As a single mother, I could easily have claimed benefits and been a SAHM. I took a full year off work. In the end though, because it's just the two of us, I decided that it would be good for both of us to have time with other people. S did cry the first few times I left her at nursery, and I seriously considered jacking it in - but then one day I arrived early to pick her up, and sneaked into the room to see her happily playing with the other kids and having a fun time. With the best will and good intentions in the world, I can't provide the education, socialisation and experience my daughter gets at nursery, at home with just the two of us. I work so that she can go to nursery because I feel it benefits her. And it means that I work part time though, so that I am still able to do breakfast and tea and have a good time together in the evenings before bed. And I appreciate my days off so much more; we *do* stuff, where before it was "ah, we'll do it tomorrow" sort of thing, because I knew there was always tomorrow and I am a champion procrastinator.

    I have a friend who suffered terribly with PND and had to go back to work for her own sanity - not because she couldn't stand to be with her kids, she's Mum of the Year on her day off and puts the rest of us to shame - but just because she needed adult conversation I suppose.

    I don't think it's fair to say that people who go back to work do it because they can't cope with being with their kids all day, or that they're selfish or waited until their 30s and didn't realise it would be so much work. I think it's possible to have a reasonable balance between work and home, and I do think there are nurseries out there that add a lot to a child's life. It's just a shame that's not universal. Many of the staff at our nursery have been there for 10 years; they have a proper bond with the children, and there have been a lot of tears this week as the older children have left to go to school.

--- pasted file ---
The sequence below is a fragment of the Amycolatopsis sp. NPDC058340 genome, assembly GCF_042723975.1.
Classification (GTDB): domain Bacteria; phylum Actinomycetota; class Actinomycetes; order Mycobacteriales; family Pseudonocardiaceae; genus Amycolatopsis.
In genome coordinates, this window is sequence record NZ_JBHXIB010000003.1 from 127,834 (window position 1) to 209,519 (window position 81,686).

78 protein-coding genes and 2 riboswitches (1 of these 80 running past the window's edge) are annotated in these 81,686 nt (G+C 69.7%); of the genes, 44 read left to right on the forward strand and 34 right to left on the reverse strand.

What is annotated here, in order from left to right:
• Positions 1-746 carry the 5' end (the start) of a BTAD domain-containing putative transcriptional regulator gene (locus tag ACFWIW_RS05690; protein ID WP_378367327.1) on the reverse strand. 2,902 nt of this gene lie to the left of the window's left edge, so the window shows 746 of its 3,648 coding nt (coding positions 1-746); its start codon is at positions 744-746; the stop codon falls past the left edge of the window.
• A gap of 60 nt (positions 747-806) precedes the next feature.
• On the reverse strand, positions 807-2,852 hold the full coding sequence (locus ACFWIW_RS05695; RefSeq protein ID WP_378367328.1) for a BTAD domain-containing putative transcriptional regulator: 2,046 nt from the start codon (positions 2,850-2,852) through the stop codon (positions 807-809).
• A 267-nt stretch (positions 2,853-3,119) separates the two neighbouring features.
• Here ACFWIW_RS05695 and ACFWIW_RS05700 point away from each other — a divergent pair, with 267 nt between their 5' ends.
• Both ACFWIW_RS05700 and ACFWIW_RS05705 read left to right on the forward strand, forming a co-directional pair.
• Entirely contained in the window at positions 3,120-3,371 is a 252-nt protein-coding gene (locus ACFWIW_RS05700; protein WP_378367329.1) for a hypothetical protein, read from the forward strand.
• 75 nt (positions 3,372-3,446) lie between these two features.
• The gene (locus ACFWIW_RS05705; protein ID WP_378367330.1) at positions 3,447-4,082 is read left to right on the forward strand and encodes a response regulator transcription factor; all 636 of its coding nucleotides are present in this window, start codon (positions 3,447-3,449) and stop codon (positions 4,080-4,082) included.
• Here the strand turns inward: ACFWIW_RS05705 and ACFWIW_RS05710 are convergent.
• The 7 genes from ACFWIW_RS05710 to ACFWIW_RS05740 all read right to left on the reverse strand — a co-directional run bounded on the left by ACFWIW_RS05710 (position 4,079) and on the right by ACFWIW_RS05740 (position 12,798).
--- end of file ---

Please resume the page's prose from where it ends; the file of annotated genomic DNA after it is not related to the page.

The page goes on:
All that said, I am looking to find a job I can do from home for when S starts school; I can't bear the thought of relying on holiday clubs and such like.

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    1. Hi Vicky, thank you for taking the time to comment - I agree with some of the valid points you make, in particular, having a very real choice, two parent families. I chose to shop in Aldi, not have SKY (killed me!) etc. There are many different reasons mum's go back to work and leave pre-schoolers but by in large it is the mother's needs that are paramount rather than the child's. I think you do yourself a disservice when you say you couldn't provide your child with what a nursery gives them. Isn't that the idea though - its the propaganda that people now believe. Ultimately the government don't want you to raise your child. You pay tax, the person looking after your child pays tax. They do not want mothers to raise their children. That is wrong and nothing will convince me otherwise. Pre-schools add a bit of variety to a pre-schooler but this is for 2.5 hours not 8! It is interesting that you feel more uncomfortable when your child is at school re after school clubs than you do about nursery day care. Thanks again and stop by soon! x